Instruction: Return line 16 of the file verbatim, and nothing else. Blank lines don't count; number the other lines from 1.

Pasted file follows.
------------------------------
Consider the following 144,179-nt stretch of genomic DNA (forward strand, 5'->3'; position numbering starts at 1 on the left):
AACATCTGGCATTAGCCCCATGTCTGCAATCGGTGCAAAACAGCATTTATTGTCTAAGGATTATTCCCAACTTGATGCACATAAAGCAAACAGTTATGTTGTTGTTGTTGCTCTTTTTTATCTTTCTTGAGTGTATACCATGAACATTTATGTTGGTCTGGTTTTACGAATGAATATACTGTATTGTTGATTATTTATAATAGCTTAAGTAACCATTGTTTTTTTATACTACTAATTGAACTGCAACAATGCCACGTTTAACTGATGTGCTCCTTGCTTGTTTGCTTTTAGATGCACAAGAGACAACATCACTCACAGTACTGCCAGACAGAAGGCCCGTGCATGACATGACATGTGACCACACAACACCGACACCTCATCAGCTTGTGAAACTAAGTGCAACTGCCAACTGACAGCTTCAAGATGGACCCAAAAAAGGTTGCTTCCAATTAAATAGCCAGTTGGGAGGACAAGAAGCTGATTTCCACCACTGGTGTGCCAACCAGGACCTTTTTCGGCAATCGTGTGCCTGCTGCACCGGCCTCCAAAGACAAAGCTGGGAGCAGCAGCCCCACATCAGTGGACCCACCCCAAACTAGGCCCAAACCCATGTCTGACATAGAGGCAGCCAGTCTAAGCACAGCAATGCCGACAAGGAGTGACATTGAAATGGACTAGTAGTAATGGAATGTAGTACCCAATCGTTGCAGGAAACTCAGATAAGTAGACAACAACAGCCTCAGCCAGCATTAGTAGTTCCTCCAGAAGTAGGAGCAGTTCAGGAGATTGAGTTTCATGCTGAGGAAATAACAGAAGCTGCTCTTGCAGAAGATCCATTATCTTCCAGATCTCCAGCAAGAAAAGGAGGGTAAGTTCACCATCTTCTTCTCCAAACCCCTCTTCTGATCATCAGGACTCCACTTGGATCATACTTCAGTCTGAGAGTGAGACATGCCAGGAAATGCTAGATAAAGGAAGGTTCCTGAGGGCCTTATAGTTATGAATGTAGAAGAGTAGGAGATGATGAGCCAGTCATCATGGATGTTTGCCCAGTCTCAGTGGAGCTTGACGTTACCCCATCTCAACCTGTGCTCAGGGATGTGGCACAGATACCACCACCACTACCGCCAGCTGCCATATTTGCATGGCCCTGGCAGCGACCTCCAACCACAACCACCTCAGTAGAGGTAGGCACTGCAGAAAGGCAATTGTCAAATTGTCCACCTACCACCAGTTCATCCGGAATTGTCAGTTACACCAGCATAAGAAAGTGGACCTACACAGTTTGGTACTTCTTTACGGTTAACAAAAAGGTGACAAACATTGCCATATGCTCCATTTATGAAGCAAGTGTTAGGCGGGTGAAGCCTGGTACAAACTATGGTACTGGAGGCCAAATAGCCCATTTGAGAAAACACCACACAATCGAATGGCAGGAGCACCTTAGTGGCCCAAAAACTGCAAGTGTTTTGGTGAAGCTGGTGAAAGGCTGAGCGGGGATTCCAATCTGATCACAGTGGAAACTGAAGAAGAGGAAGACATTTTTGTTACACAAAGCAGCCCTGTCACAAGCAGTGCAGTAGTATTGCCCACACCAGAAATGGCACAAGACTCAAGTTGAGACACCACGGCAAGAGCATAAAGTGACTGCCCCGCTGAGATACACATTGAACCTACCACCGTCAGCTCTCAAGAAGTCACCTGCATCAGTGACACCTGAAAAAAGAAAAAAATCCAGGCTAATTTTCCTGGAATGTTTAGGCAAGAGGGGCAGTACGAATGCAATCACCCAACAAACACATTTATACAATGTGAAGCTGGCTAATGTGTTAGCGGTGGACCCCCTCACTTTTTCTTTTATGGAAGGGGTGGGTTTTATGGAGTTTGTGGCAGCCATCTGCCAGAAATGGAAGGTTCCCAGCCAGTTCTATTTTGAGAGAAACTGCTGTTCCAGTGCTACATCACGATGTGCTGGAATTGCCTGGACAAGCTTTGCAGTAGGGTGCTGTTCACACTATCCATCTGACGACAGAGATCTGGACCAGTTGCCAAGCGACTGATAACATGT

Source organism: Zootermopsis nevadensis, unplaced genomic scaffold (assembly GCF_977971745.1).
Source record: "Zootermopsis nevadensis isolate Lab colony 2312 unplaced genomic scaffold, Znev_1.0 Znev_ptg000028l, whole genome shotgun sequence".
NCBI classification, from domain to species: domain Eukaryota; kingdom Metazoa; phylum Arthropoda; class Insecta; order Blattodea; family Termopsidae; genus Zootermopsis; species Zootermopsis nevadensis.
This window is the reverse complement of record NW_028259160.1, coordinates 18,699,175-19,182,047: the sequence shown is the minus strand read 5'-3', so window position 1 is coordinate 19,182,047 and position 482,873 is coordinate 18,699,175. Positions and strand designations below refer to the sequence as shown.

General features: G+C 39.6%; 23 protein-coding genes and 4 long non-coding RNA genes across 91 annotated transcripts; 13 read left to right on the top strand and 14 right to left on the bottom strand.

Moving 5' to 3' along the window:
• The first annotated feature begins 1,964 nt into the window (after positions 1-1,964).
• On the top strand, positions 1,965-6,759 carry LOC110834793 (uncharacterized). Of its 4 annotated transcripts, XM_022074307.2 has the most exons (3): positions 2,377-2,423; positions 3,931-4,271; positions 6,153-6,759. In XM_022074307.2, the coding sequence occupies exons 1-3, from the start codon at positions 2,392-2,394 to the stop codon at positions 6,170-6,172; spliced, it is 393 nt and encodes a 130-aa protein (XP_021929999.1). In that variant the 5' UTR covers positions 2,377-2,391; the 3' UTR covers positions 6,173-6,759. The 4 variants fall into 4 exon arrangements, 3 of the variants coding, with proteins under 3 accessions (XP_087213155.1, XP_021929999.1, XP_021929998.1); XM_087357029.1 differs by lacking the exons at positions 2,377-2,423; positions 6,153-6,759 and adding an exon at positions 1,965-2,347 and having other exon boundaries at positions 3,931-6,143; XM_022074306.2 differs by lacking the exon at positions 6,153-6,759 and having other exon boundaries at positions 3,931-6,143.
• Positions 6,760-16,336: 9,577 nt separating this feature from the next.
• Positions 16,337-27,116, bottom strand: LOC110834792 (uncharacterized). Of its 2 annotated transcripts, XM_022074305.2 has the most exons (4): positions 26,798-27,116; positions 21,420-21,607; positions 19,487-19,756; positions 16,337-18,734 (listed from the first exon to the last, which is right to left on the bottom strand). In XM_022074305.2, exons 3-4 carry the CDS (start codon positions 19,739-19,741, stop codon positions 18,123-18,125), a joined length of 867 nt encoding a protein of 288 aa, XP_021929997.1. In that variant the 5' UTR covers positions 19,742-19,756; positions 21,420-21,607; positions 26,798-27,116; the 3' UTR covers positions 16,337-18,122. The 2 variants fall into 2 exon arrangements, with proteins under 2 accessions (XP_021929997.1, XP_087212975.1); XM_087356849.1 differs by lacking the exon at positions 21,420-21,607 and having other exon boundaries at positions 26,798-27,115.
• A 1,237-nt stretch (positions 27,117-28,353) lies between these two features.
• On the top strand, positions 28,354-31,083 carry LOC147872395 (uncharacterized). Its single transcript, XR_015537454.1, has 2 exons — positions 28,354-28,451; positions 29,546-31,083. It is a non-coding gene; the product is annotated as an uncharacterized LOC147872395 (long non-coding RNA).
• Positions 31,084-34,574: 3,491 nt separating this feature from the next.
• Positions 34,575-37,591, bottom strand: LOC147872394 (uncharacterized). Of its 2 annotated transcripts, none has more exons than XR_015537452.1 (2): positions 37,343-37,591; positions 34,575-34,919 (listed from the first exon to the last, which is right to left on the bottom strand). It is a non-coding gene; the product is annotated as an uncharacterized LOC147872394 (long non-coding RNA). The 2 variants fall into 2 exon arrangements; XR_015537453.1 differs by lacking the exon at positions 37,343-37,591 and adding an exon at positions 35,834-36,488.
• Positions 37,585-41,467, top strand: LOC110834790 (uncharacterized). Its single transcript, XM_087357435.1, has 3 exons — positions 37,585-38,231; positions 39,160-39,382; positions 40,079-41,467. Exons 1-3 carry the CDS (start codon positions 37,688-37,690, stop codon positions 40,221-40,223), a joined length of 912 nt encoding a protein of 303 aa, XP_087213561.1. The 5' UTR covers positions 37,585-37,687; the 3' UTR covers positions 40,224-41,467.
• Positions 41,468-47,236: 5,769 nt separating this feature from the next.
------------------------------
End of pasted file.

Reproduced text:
• Positions 34,575-37,591, bottom strand: LOC147872394 (uncharacterized). Of its 2 annotated transcripts, none has more exons than XR_015537452.1 (2): positions 37,343-37,591; positions 34,575-34,919 (listed from the first exon to the last, which is right to left on the bottom strand). It is a non-coding gene; the product is annotated as an uncharacterized LOC147872394 (long non-coding RNA). The 2 variants fall into 2 exon arrangements; XR_015537453.1 differs by lacking the exon at positions 37,343-37,591 and adding an exon at positions 35,834-36,488.